There’s no kidding ourselves here in Tahoe, summer is over and fall is here. The aspens and maples are changing color, the salmon are running and it’s starting to freeze at nights. While I’m looking forward to snuggling on the couch under an electric blanket and watching the snow fall, it’s bad news for the gardens we worked so hard on over the summer.
I don’t have too hard of a task with my plants, this year there are only a few pots of herbs to find homes for inside the house, but my friend had a great patch of collard greens and whole lot of herbs that needed to be cleaned up before the weather turns chilly. With some help from her energetic lab, Nalu, we were able to easily harvest and trim up everything. The hard part will be trying to put everything to use!
Here’s some ways you can preserve your summer herbs.
- Dried Herbs – Super easy, just tie or rubber band a bunch of cleaned herbs and hang them somewhere to dry up. I like to use the garage for a place to hang them because there is less mess inside the house if some leaves fall and it’s usually draftier than the house. When they’re ready, just crush them over a sheet of newspaper and pour into a container. Make sure to label them so you don’t forget what they are.
- Pesto – You can make a traditional basil pesto with garlic and parmigiano or just a simple blend of oil and herbs (or anything in between for that matter!) Making an oil based ‘sauce’ like pesto or chimichurri is a great way to preserve almost any type of herb because of how well they keep. Herb and oil sauces keep in the fridge for weeks and freeze quite well too; it’s so nice to have some bright happy herb sauces to pull out of your freezer in the winter. I made a mint pesto from my friend’s harvest. It would be lovely in any sort of salad, with a lamb dish or with a light flavored fish. I chose to keep it simple to highlight the mint flavor and because I can always add in other flavors later when I decide on what to eat it with.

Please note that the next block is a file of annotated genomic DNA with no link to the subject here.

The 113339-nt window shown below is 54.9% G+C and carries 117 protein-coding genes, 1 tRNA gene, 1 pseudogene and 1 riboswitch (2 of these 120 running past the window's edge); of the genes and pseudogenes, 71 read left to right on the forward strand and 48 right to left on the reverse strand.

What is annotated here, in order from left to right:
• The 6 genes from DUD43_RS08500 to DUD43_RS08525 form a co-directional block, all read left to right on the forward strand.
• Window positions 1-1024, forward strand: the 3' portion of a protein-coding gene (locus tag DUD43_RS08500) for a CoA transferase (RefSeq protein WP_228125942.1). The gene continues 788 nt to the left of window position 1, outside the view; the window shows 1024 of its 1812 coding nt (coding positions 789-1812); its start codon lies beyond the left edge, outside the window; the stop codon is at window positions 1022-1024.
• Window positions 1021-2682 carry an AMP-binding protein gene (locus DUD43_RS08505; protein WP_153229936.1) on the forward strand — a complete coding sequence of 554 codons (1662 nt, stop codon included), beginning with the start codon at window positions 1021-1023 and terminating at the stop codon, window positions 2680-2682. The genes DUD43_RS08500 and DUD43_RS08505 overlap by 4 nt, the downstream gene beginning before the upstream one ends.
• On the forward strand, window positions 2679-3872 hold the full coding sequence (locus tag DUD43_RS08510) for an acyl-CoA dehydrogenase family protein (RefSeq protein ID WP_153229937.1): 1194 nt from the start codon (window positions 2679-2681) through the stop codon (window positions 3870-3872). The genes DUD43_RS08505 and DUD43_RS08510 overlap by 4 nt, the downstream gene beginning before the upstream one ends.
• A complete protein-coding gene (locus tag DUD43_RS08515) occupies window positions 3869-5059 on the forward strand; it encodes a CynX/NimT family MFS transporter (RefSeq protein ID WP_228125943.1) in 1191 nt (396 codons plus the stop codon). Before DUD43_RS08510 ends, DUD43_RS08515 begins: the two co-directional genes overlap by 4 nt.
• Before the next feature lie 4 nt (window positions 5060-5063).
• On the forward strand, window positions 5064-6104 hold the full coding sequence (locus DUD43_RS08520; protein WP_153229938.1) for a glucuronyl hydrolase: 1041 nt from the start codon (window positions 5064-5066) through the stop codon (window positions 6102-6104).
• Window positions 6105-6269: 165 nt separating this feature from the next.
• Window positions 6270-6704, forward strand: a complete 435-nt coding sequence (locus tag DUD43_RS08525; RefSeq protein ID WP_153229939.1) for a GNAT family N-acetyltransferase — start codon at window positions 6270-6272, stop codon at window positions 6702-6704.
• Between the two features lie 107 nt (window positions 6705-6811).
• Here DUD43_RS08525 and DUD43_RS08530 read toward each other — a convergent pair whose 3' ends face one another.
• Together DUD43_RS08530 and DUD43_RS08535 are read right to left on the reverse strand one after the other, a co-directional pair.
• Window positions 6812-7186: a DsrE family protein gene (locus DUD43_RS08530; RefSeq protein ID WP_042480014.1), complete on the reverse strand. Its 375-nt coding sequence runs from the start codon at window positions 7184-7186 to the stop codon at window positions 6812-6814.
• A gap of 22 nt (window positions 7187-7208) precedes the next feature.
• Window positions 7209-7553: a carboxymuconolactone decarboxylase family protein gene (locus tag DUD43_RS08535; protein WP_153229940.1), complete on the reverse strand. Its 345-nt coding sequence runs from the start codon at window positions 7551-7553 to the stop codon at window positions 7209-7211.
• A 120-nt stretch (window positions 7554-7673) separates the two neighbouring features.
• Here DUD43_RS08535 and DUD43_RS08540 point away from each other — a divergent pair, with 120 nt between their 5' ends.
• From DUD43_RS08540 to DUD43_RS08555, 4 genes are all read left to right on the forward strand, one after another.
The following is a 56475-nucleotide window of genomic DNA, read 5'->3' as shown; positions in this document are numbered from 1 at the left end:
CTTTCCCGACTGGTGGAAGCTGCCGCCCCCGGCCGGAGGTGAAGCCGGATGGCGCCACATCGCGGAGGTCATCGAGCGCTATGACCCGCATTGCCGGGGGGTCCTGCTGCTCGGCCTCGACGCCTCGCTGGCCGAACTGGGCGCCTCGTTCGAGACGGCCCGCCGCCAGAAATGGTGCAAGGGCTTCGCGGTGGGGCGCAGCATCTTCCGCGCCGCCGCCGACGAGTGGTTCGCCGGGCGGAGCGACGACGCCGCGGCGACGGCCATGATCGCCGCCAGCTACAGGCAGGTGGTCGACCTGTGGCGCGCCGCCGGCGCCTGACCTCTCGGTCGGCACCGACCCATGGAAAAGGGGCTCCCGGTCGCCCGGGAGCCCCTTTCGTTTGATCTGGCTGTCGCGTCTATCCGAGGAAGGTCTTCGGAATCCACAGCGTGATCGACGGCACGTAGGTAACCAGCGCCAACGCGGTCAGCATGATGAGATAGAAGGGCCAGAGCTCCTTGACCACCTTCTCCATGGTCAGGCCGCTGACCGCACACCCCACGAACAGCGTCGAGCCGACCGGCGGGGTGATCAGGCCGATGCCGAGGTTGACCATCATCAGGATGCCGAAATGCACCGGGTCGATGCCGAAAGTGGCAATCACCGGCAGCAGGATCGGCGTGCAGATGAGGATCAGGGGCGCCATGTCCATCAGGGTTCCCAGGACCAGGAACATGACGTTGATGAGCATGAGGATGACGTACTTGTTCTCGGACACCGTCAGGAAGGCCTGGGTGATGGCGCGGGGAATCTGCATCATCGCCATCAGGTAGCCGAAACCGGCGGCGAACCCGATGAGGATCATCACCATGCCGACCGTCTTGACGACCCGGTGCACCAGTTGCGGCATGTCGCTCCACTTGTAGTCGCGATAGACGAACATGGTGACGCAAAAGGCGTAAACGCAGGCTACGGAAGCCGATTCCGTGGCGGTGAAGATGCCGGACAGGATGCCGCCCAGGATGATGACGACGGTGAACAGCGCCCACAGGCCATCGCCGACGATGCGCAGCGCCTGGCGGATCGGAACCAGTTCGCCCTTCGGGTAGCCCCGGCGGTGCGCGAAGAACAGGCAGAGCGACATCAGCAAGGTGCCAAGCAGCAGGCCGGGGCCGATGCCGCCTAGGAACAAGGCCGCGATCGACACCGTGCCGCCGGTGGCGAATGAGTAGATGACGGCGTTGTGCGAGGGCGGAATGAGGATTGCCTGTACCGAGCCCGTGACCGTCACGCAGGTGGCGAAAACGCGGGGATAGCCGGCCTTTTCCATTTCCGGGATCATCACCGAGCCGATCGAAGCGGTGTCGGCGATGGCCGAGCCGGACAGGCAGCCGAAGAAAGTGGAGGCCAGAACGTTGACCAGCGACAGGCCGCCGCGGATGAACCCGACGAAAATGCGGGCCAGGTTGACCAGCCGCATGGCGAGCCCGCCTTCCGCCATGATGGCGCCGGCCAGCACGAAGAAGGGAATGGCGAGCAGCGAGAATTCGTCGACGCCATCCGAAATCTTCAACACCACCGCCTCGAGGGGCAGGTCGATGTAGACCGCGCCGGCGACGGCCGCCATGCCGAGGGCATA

Makes approximately 1/2 – 1 cup of pesto – the cost is dependent on the type and quantity of oil that you use
- 1 bunch mint leaves
- 1/4 bunch parsley
- 3 cloves garlic
- Olive oil
- salt and black pepper – to taste
Blend all ingredients and adjust seasonings to taste. Add more or less oil, depending on how thin or thick you prefer your pesto. If you’re not planning on heating or freezing the pesto, this would be a good time to splurge with the tasty extra virgin olive oil. This is just the basics, make it your own!
- Infused Oils – This is much easier than it sounds and a great thing to do with herb stems of your more expensive or flavorful herbs. Infused oils are gorgeous drizzled on top of soups or just to dip a nice loaf of bread in. I usually use more neutrally flavored oils to infuse so that the herb’s flavor isn’t competing with the oil. This is not the time to use a fancy extra virgin olive oil, because you heat the oil to infuse it you are changing all the lovely flavors in the olive oil you paid so much for; so use a regular ol’ olive oil and boost its flavor with your herbs!
Basil Oil – As this recipe only uses the stems, the cost for this is the price of whatever oil you decide to use. I used half vegetable oil and half olive oil.
- 2 cups oil
- 1 bunch basil stems and any ‘less than perky’ looking leaves
Put the oil and basil stems in a sauce pot and heat over the lowest setting on your stove for 10 minutes. Make sure that the basil stems don’t brown or burn. Remove from the heat and let the cool. (When I infuse oils at work, I bring the oil up to a medium heat and then leave it over just the pilot light.)
Thoroughly blend the cooled oil and stems in any sort of blender: food processor, immersion blender, magic bullet, whatever you have! Next strain the puree through either a coffee filter, a few layers of cheese cloth or an extremely fine meshed strainer, and what comes out should be a lovely green basil oil!
This is a generic formula for making any sort of herb infused oil. You can use this process on any sort of herb that you like with any sort of oil. It will keep in a freezer or fridge for many months and be good on the counter top for many weeks.
The sky is the limit for how you can use up summer herbs while they’re still here! Leave me a comment, I’m curious to see what clever things you all did with yours!